JERUSALEM: Israel has reported a new record level of daily cases of coronavirus shortly before government officials were to meet to discuss tightening a new nationwide lockdown.
The Health Ministry reported 6,861 new cases on Wednesday as a raging outbreak showed no signs of slowing despite a nationwide lockdown imposed last week.
Israel, a country of some 9 million people, now has one of the world’s highest rates of coronavirus on a per capita basis, and health officials say hospitals are quickly approaching capacity.
Russia reports 6,431 new cases, 150 deaths
Russia has reported 6,431 new coronavirus cases in the last 24 hours, its highest daily increase since July 13.
The authorities said 150 people had died in the day, bringing the official death toll to 19,799.
The new figures pushed Russia’s national tally of cases to 1,122,241, the fourth-largest in the world.
Germany reports 1,769 new cases
The number of confirmed coronavirus cases has increased by 1,769 to 275,927 in Germany, data from the Robert Koch Institute for infectious diseases showed.
The reported death toll rose by 13 to 9,409, the tally showed.
Czech Republic reports second-highest daily rise
The Czech Republic has recorded 2,394 new infections in its second-highest daily rise since the coronavirus pandemic began, Health Ministry data showed.
New cases have doubled in September as infections increase at the second-fastest rate in Europe, for a tally of 53,158 cases since the Czech Republic’s first detections in March.
Authorities have reinstated some measures to rein in the virus, such as mask-wearing and, from Thursday, stricter limits on opening hours for bars.
Fujifilm’s Avigan drugs effective in Japanese phase-3 trial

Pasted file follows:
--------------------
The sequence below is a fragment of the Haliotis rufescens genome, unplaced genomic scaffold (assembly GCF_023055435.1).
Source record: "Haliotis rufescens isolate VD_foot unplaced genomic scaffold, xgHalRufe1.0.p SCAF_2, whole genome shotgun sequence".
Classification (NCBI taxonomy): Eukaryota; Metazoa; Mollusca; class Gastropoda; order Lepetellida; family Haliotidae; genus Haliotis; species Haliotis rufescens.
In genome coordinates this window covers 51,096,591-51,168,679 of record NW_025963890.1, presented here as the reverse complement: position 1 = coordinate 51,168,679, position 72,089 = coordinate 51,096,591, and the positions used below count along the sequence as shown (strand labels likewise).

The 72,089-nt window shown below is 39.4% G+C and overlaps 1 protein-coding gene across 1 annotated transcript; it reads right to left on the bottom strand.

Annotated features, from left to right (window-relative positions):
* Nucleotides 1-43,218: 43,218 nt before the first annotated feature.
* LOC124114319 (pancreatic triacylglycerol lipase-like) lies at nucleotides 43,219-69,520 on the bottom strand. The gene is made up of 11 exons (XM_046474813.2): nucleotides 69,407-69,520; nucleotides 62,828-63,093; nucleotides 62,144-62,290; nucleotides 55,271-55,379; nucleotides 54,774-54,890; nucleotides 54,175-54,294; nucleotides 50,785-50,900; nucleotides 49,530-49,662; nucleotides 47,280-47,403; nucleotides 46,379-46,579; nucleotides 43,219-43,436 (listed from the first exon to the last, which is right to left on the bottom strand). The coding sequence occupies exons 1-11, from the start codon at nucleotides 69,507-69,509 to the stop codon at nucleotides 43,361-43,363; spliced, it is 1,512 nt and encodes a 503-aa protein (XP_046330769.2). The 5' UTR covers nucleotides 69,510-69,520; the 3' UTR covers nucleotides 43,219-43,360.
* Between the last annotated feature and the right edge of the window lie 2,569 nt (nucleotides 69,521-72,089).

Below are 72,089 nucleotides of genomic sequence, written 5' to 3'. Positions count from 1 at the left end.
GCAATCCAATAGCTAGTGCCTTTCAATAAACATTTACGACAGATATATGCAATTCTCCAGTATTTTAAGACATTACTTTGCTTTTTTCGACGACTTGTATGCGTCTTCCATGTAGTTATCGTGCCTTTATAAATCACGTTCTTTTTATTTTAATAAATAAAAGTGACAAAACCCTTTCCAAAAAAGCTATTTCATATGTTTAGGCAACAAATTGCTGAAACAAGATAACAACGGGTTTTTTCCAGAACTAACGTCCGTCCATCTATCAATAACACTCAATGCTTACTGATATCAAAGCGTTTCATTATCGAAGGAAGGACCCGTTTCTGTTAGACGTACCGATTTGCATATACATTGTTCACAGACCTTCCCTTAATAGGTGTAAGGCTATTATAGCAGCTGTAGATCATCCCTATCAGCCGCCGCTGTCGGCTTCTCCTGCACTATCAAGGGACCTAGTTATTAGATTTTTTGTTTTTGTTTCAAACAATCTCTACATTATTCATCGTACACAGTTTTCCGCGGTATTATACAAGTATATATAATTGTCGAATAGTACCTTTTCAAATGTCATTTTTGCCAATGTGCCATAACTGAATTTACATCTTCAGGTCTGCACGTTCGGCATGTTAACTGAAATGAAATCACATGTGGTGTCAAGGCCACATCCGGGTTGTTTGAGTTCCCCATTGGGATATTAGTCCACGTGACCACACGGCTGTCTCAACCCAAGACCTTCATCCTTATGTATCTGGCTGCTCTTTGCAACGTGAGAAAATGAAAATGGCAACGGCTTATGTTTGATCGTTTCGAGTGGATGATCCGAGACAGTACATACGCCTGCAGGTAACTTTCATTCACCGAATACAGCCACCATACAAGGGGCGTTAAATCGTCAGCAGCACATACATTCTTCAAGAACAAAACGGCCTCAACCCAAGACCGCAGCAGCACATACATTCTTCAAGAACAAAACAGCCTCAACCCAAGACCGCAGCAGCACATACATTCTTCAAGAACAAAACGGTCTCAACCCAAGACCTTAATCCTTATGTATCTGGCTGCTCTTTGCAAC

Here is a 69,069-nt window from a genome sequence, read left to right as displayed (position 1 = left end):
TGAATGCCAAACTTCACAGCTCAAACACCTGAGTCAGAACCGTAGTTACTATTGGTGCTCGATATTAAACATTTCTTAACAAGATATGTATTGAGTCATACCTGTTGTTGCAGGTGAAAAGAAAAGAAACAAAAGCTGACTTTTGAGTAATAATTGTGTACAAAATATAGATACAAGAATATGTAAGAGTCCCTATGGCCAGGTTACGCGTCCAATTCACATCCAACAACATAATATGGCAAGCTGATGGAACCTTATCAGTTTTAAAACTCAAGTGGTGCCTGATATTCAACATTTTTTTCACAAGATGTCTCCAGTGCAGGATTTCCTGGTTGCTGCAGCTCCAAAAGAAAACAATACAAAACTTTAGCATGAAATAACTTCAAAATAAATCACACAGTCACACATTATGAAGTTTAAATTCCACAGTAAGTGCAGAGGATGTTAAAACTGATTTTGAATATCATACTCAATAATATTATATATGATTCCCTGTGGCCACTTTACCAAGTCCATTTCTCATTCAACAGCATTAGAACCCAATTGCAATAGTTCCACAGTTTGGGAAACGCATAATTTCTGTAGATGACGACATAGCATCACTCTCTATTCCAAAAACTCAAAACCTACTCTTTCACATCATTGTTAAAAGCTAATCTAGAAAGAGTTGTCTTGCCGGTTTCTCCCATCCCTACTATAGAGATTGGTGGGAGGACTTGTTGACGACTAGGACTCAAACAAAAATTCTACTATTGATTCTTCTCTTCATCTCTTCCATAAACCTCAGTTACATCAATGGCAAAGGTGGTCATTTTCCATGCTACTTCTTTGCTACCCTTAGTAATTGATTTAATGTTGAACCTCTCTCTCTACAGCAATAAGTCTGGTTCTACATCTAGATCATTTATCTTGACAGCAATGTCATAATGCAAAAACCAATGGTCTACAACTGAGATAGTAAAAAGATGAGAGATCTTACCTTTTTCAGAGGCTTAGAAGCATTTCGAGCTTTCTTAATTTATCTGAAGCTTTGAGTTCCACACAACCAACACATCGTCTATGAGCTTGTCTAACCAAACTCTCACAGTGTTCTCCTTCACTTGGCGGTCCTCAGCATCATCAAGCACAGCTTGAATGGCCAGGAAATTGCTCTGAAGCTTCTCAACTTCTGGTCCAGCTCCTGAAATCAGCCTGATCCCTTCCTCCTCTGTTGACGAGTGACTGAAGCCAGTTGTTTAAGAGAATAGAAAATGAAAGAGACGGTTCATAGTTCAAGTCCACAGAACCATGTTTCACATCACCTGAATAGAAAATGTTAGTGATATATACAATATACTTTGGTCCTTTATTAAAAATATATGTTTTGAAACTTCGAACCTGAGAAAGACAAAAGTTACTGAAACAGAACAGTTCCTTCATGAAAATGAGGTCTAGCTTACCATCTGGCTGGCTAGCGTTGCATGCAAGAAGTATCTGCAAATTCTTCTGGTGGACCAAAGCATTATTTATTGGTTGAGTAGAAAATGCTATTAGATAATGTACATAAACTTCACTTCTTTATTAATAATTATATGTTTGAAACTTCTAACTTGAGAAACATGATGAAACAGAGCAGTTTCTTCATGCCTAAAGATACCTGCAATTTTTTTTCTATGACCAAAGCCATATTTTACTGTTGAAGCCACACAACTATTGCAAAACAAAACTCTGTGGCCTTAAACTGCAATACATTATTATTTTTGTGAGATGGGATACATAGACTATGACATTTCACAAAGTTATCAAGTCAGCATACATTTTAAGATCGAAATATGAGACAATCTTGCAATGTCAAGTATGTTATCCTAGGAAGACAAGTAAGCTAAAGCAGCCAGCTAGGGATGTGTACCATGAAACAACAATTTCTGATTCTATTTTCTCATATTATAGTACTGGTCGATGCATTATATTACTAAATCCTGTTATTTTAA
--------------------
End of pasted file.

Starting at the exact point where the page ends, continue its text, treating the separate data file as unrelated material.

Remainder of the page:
Fujifilm Holdings Corp has said a late-stage study of its antiviral drug Avigan showed it reduced recovery times for Covid-19 patients with non-severe symptoms.
The phase 3 clinical study of 156 patients in Japan showed that those treated with Avigan improved after 11.9 days, versus 14.7 days for a placebo group.
Results of the study, conducted by subsidiary Fujifilm Toyama Chemical, were statistically significant, the company said in a release.
UK ministers: Britain not taking Swedish approach
Britain is not taking a Swedish approach to Covid-19, Foreign Minister Dominic Raab has said when asked if new measures were part of a plan to live with the virus rather than try to get rid of it.
“I don’t accept that characterisation,” Raab told BBC Radio when asked if Britain was now taking a more Swedish approach.
Earlier this year, Sweden avoided a lockdown and instead emphasised personal responsibility, social distancing and good hygiene in a bid to slow rather than eradicate a disease deemed here to stay.
Australia infection tally climbs to 26,972
Australia has reported 15 new cases and five more deaths from the novel coronavirus in Victoria state.
The number of infections in the country climbed to 26,972, while the death toll reached 859, Victoria’s Premier Daniel Andrews said at a news conference in Melbourne.
Victoria, where a total of 20,091 Covid-19 cases have been recorded so far, is the state with the highest number of infections.
Mexico’s death toll approaches 75,000
Mexico’s confirmed caseload has risen to 705,263, according to updated data from the health ministry, along with a reported death toll of 74,348.
Authorities reported 4,683 new cases along with 651 deaths, but the true figures are likely significantly higher due to little testing
Mainland China reports 10 new cases
Mainland China reported 10 new cases as of September 22, up from six a day earlier, the country’s national health authority has said.